In the years during and immediately following recessions, older employees often enjoy faster wage growth than younger workers. The opposite is true in late-cycle expansion periods (like the current one), when younger employees generally see faster wage growth. In five of the last six years, workers age 16 to 54 had faster median weekly earnings growth than workers over the age of 55. At the same time, the share of workers over the age of 55 rose from about 19 percent in 2012 to nearly 21 percent in 2017 (Figure 1). As a result, the rising share of older workers has played a role in holding back wage growth in recent years, and may remain an issue for as long as the economic expansion continues.

Another hallmark of the post-crisis recovery has been unusually high levels of involuntary part-time employment, or employees who would like to work more hours but more hours are not available. Research has shown that part-time employees have much lower wage growth on average than their full-time counterparts,<1> and thus high levels of part-time employment can exert a significant drag on overall wage growth. While the rate of involuntary part-time employment has now largely returned to pre-crisis levels, it had a negative impact on wage growth over much of the post-crisis recovery period.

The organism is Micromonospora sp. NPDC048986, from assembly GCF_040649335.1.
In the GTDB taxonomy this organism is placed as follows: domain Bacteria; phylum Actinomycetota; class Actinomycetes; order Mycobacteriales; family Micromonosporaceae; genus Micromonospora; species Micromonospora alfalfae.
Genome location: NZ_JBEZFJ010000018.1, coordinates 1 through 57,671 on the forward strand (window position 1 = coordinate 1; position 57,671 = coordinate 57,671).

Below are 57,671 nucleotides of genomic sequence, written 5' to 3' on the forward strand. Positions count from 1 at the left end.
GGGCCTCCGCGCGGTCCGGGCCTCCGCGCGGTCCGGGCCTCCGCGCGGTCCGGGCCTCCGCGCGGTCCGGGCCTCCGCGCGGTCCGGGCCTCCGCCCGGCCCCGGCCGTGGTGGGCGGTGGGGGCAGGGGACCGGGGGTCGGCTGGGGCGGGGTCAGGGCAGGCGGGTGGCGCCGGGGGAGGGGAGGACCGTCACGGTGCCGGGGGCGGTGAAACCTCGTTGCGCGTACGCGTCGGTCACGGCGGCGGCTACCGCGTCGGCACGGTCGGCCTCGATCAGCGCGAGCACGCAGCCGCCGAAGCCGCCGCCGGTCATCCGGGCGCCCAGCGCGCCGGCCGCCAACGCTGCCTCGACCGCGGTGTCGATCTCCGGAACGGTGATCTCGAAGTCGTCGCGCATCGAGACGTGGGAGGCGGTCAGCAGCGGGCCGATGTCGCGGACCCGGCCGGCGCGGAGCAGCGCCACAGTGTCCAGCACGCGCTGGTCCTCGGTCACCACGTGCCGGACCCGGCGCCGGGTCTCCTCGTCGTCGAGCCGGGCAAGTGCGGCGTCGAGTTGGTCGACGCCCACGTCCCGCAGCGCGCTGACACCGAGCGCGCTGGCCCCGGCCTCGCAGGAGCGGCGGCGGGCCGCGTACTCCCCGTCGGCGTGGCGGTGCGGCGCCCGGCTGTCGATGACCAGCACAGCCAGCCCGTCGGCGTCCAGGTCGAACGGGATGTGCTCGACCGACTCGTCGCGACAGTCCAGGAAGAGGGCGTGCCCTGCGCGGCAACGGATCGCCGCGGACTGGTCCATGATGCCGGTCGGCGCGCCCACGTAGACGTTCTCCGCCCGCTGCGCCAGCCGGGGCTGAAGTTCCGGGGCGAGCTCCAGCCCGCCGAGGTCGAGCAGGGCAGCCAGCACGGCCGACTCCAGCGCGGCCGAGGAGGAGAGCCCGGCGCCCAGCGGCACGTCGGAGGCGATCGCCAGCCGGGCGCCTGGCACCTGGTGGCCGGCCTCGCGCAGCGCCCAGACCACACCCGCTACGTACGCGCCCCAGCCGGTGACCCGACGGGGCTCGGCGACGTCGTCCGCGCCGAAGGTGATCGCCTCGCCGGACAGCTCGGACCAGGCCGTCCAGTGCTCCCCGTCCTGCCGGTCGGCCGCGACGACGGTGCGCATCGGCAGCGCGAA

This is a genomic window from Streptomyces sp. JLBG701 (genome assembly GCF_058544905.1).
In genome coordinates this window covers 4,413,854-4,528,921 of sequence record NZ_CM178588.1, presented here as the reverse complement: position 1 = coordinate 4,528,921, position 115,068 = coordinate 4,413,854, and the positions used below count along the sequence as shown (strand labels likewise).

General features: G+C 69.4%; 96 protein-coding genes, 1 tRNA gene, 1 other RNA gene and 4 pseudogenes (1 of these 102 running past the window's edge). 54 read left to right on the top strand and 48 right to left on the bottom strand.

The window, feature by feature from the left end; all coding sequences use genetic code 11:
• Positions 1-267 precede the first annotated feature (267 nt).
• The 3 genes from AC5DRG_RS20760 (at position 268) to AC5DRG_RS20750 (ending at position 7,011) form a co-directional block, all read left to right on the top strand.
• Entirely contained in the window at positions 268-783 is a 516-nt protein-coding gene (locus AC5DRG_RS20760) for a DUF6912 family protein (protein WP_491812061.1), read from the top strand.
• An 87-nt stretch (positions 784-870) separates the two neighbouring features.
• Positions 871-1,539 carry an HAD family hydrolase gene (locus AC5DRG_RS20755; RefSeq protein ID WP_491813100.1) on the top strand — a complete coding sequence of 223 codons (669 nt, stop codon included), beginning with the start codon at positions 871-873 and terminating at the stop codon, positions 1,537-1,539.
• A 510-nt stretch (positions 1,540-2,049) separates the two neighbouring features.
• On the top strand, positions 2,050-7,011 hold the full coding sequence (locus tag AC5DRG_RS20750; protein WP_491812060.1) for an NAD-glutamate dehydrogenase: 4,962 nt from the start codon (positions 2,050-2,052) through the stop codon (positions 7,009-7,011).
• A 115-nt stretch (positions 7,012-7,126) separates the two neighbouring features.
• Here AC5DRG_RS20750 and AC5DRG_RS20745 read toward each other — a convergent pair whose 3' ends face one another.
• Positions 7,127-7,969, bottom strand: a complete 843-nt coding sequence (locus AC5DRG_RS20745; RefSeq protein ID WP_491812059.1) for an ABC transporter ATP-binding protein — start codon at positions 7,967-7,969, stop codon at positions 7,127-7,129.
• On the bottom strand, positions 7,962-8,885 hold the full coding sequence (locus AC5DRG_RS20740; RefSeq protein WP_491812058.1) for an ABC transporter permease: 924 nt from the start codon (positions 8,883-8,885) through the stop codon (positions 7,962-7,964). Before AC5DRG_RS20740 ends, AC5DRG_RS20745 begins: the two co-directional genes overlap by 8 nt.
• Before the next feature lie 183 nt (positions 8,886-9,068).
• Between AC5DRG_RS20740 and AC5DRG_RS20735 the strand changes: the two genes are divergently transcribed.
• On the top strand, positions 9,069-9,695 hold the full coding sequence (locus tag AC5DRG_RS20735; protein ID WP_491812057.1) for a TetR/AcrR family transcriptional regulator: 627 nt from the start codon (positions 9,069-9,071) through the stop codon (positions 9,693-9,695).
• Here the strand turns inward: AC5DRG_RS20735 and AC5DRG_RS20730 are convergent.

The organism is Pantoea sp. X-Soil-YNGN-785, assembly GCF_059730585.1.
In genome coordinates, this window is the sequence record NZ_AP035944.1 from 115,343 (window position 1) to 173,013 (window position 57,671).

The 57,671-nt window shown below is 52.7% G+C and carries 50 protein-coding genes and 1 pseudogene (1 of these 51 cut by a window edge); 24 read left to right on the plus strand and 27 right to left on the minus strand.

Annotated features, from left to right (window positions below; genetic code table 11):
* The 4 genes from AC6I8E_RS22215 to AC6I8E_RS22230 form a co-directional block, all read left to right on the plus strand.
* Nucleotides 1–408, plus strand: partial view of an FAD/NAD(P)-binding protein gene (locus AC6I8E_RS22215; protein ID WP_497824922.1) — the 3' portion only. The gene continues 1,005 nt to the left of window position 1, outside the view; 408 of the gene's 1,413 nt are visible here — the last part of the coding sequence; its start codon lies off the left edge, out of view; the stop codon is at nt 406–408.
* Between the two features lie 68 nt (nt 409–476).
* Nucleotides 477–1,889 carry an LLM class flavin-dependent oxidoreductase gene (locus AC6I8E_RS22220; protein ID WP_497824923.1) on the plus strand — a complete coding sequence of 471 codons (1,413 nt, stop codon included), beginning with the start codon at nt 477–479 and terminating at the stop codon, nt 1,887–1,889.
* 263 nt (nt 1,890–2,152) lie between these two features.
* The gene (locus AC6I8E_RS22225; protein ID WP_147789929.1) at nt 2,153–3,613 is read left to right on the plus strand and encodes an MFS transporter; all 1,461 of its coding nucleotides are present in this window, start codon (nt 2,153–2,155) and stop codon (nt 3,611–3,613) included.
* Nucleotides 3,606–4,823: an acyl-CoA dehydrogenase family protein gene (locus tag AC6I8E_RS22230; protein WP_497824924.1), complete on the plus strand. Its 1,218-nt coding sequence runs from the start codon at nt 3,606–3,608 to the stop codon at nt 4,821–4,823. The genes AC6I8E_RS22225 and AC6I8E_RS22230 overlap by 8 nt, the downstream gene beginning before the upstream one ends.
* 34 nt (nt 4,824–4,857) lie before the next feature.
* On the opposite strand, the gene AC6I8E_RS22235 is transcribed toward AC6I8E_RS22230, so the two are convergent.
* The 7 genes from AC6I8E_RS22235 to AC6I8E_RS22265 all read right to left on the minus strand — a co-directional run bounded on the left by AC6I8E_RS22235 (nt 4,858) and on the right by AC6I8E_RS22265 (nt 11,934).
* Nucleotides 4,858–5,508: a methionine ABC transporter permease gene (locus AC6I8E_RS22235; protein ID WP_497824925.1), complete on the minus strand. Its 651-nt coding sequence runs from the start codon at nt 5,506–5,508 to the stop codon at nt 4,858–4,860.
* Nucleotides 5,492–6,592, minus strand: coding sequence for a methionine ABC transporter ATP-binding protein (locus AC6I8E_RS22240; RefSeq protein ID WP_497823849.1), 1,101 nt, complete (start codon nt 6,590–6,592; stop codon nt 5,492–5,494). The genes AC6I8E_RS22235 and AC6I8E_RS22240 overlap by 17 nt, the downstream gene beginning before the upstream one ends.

Further, job creation since the beginning of the recovery has favored low-paying occupations. From 2010 to 2017, the rate of growth in low-paying industries like leisure and hospitality, retail, and temporary help services outpaced that of other industries on average (Figure 2). This trend contributed both to higher levels of involuntary part-time employment and to lower overall wage growth. In early 2017, the growth rate of higher-paying jobs eclipsed that of lower-paying jobs for the first time since the end of the financial crisis. The last two times this reversal occurred, during the economic expansions of the 1990s and 2000s, average hourly wage growth accelerated by nearly one percent shortly afterward.